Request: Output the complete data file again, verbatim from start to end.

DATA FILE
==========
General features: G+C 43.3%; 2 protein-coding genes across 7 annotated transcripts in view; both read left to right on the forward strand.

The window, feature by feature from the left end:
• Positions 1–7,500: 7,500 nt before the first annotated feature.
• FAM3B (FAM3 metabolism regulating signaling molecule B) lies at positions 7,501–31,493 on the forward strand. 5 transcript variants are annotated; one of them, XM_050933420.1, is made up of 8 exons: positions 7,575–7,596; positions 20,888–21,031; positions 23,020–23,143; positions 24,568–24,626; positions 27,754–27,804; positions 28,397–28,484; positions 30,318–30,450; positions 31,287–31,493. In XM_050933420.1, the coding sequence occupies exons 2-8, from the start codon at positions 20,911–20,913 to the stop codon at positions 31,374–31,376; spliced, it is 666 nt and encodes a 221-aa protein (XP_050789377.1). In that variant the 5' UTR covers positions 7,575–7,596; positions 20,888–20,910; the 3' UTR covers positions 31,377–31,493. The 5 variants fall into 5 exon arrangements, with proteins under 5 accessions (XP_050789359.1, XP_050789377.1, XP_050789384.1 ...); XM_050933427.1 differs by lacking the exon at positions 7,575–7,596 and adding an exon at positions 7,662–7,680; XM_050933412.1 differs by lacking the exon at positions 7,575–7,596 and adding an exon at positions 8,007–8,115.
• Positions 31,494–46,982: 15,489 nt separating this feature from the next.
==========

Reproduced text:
General features: G+C 43.3%; 2 protein-coding genes across 7 annotated transcripts in view; both read left to right on the forward strand.

The window, feature by feature from the left end:
• Positions 1–7,500: 7,500 nt before the first annotated feature.
• FAM3B (FAM3 metabolism regulating signaling molecule B) lies at positions 7,501–31,493 on the forward strand. 5 transcript variants are annotated; one of them, XM_050933420.1, is made up of 8 exons: positions 7,575–7,596; positions 20,888–21,031; positions 23,020–23,143; positions 24,568–24,626; positions 27,754–27,804; positions 28,397–28,484; positions 30,318–30,450; positions 31,287–31,493. In XM_050933420.1, the coding sequence occupies exons 2-8, from the start codon at positions 20,911–20,913 to the stop codon at positions 31,374–31,376; spliced, it is 666 nt and encodes a 221-aa protein (XP_050789377.1). In that variant the 5' UTR covers positions 7,575–7,596; positions 20,888–20,910; the 3' UTR covers positions 31,377–31,493. The 5 variants fall into 5 exon arrangements, with proteins under 5 accessions (XP_050789359.1, XP_050789377.1, XP_050789384.1 ...); XM_050933427.1 differs by lacking the exon at positions 7,575–7,596 and adding an exon at positions 7,662–7,680; XM_050933412.1 differs by lacking the exon at positions 7,575–7,596 and adding an exon at positions 8,007–8,115.
• Positions 31,494–46,982: 15,489 nt separating this feature from the next.